Cultured Milk vs. Pasteurized Milk

Pasteurized & Cultured Milk have many different traits that set each one apart. We have clarified their differences below. This article should prove useful the next time you are at the grocery store.
For pasteurized milk, high heat needs to be applied to get rid of all those pathogens. Adding lactic acid culture creates Cultured milk. Skimming or partly skimming the milk is what sets it apart from pasteurized.

You might be thinking: well then, which one is better? How do I know I’m choosing the correct one if they both have their differences? Below we will explain all the different uses for these products.
Pasteurized? Cultured? What is the big deal?
Starting with pasteurized milk, it has a specific method involving heat. These different methods are what set these two types of milk apart. A temperature of around 145 degrees in a giant vat is a crucial step. Holding the temperature for about 30 mins makes the pasteurization complete, eliminating most pathogens towards the end of the process. It doesn’t necessarily make it completely sterile, although the process does have the ability to get rid of all pathogens. This whole process makes it way cleaner than raw milk.

For cultured milk, the process will often start with the use of pasteurized milk. With the added lactic acid bacteria, it will react and ferment. This prepares the milk for the culture process. Before refrigerators were invented, this was the method to keep milk fresh for longer. Back in the day, it was either raw milk that brought potential health risks or cultured milk with longer shelf life. The culturing of milk helped a lot of us by cutting frequent visits to the grocery store. In this day in age, thanks to state laws against non-pasteurized dairy products, you can believe it will stay that way.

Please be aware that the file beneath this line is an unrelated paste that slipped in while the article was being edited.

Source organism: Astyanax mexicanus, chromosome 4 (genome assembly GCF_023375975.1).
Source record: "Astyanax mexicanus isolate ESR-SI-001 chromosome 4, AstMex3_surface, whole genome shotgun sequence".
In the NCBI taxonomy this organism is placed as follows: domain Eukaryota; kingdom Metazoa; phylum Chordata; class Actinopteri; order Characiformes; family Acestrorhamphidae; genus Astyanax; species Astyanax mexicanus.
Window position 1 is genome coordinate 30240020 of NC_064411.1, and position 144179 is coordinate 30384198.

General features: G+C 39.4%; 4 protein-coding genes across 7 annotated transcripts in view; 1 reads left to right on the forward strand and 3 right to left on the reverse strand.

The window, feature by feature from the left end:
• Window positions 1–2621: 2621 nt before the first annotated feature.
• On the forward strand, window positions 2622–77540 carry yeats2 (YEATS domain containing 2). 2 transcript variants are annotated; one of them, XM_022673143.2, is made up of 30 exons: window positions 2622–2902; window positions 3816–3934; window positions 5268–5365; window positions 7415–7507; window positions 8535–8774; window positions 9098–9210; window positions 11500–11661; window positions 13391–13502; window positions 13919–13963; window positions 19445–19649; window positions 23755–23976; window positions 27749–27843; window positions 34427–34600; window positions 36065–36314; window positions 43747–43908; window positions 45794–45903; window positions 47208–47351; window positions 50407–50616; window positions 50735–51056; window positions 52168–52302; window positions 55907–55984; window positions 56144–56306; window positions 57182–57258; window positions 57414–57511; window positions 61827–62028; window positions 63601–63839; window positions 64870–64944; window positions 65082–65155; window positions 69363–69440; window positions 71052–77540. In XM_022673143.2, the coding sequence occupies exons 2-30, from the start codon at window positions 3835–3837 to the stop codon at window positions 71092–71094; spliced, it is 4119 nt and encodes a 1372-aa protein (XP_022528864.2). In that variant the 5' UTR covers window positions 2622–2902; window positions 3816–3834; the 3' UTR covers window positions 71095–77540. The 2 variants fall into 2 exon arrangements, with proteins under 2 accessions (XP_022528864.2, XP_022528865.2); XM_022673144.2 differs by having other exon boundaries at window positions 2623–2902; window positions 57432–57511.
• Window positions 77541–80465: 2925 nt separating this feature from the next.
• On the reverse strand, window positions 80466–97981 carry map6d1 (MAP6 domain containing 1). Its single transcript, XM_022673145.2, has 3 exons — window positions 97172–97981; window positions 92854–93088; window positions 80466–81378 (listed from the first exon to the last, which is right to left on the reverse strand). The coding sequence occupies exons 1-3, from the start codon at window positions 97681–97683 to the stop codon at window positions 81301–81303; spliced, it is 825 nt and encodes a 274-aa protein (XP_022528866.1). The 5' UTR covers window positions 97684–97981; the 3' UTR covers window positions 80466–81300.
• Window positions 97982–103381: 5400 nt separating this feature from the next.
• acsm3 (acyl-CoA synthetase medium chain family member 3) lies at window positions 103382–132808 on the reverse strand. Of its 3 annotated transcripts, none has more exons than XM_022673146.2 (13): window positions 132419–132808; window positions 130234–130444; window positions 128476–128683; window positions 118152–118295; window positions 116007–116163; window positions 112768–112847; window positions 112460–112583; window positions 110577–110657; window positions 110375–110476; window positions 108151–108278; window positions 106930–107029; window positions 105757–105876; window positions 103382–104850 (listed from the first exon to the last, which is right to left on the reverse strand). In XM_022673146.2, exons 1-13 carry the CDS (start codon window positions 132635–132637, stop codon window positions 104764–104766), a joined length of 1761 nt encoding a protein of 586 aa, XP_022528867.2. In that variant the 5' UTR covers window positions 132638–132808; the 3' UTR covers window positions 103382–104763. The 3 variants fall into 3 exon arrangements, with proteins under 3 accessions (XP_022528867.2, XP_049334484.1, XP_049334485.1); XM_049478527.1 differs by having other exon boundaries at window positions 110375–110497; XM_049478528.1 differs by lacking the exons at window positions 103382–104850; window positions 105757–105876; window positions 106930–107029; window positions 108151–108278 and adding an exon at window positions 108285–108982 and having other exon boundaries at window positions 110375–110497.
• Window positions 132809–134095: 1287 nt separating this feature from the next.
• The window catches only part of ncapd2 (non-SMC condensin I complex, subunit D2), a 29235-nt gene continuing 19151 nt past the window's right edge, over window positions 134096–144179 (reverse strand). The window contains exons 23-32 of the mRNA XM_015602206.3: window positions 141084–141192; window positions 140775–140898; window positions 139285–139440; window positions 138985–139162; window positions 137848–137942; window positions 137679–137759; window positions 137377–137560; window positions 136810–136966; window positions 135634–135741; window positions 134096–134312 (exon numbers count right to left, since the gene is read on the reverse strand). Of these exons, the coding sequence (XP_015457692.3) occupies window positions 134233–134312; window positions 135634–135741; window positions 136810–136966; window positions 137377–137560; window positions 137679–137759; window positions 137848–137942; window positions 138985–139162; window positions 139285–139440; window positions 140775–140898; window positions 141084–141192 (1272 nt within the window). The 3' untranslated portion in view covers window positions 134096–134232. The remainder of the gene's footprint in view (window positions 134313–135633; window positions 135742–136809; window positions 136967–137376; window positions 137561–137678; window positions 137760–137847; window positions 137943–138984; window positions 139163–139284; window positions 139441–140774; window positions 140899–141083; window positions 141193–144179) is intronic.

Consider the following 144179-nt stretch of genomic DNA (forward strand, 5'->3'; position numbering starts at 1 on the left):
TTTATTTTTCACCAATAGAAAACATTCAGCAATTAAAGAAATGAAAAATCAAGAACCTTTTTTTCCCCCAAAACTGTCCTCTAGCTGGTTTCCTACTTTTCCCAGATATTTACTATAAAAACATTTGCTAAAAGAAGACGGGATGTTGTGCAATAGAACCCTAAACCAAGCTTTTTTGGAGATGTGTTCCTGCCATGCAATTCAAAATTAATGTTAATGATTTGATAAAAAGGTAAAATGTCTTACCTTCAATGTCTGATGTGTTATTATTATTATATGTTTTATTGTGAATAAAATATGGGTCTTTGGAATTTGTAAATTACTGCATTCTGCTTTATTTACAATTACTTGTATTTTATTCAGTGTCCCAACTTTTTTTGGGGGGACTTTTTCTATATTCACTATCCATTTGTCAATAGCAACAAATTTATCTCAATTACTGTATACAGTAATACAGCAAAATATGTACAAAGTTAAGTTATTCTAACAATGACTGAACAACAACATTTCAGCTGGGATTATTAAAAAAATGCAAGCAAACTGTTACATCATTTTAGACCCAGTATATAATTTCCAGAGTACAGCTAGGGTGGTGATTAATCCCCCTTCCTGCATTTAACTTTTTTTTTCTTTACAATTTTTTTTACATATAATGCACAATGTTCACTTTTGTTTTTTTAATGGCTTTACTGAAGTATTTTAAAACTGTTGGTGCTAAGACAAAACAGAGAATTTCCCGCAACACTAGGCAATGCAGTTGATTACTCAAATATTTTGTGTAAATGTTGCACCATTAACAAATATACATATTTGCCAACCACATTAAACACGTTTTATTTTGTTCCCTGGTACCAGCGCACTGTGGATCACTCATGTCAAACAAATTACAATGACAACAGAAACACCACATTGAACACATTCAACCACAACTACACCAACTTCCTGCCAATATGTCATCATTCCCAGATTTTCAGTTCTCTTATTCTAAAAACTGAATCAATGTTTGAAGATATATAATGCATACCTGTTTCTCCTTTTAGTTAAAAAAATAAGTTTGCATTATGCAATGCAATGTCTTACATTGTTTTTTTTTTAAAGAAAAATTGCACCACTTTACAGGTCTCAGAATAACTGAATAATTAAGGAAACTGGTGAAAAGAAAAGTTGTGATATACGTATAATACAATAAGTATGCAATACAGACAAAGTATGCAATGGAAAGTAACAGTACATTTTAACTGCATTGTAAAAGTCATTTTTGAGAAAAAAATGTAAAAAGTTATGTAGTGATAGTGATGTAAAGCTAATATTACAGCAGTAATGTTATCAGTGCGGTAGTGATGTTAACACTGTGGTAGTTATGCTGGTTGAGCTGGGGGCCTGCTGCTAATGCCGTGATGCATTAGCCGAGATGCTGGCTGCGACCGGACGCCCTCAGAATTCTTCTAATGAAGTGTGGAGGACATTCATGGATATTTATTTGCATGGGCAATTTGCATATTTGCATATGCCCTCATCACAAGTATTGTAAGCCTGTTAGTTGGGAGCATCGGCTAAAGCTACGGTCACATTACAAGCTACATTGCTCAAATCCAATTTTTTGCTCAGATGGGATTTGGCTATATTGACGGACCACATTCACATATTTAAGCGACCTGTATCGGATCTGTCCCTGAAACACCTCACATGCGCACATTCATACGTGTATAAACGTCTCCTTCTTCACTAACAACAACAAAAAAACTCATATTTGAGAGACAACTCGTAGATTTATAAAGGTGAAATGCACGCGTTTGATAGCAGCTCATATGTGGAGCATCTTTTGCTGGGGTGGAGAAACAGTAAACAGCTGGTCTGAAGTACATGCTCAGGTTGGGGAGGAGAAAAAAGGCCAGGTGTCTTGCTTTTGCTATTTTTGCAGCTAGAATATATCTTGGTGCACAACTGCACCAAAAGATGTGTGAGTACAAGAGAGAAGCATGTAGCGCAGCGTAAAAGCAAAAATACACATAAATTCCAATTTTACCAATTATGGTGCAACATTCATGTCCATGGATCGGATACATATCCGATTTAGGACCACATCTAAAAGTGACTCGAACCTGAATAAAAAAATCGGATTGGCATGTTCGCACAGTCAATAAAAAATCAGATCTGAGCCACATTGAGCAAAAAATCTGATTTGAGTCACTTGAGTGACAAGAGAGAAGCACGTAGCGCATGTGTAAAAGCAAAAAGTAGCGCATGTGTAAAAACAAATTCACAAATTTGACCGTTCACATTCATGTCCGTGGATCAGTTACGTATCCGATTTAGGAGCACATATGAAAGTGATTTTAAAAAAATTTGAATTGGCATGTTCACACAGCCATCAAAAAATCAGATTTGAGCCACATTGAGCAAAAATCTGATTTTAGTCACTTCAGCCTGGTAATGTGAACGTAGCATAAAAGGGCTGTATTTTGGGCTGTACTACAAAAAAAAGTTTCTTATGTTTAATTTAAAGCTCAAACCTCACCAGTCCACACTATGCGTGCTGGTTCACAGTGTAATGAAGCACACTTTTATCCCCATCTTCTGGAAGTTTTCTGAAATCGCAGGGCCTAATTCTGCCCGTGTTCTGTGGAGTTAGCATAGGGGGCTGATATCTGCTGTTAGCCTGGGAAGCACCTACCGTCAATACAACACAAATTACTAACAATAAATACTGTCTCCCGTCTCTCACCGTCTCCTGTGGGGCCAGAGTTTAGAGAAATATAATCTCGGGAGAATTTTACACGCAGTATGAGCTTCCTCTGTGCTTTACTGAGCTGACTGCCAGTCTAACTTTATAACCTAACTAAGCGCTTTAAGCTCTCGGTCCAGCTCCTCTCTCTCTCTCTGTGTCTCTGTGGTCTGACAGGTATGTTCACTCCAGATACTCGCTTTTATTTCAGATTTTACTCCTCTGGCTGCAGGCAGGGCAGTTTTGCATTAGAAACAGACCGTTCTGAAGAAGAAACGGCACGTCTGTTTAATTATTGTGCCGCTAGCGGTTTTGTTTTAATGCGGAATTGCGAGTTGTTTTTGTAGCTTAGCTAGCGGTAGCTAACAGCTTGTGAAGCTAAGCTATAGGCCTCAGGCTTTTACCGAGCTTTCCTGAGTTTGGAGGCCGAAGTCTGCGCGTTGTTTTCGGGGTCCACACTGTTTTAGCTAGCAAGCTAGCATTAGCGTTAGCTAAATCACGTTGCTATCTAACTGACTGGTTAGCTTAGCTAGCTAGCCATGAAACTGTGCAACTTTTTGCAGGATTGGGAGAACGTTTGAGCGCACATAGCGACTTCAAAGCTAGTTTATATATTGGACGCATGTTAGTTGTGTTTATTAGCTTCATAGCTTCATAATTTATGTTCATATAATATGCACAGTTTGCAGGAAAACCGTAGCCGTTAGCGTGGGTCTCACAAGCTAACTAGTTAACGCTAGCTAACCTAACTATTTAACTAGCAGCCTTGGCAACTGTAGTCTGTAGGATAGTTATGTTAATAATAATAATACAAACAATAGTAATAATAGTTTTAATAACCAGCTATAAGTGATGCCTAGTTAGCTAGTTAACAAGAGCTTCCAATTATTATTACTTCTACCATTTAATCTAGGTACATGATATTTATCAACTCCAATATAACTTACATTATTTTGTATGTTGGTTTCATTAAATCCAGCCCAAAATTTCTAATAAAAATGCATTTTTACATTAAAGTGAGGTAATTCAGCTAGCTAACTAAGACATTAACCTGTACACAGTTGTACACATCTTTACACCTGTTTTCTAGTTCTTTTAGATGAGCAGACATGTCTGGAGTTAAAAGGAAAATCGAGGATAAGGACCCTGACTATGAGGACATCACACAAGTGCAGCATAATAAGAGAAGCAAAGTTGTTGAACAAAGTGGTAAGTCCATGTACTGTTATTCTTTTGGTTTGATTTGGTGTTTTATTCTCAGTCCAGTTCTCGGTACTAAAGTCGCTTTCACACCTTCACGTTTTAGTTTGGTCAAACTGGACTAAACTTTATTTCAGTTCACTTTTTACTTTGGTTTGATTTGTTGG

You can bet that with each type of milk, there are many different things you can create. Milk can be versatile with its unique flavors. When it comes to pasteurized milk, it is often consumed directly from a cup. It can also be used in baking. Cultured milk is well-known for the delicious recipes it can be used to create. Continue reading to learn more about what you can make with it.
Pasteurized milk is safer to ingest since it contains an insignificant number of microbes, and you are less likely to fall ill with this type of milk. Adding more bacteria to the mix makes cultured milk slightly denser and also changes the flavor.
How to use Cultured Milk
A quick reminder that lactic bacteria turn the milk into different delicious products. It creates a perfect base for many things that you can create. The most popular item is yogurt. Yogurt uses cultured milk and bacteria is added to produce a rich and creamy consistency. It takes a variety of bacteria to achieve the perfect taste. Whenever you next pick up some yogurt, you can read about the different bacteria used in the process.
A popular favorite is long-lasting buttermilk. Using skimmed fermented milk, it is processed in a way that creates a silky-smooth texture. Another recipe that comes from cultured milk is kefir. Kefir grains are added to cultured milk and allowed to ferment. It has a similar taste to yogurt but has a slightly tangier flavor. Probiotics offer many health benefits and are just one of the benefits this type of milk offers. Sour cream is closely related to taste.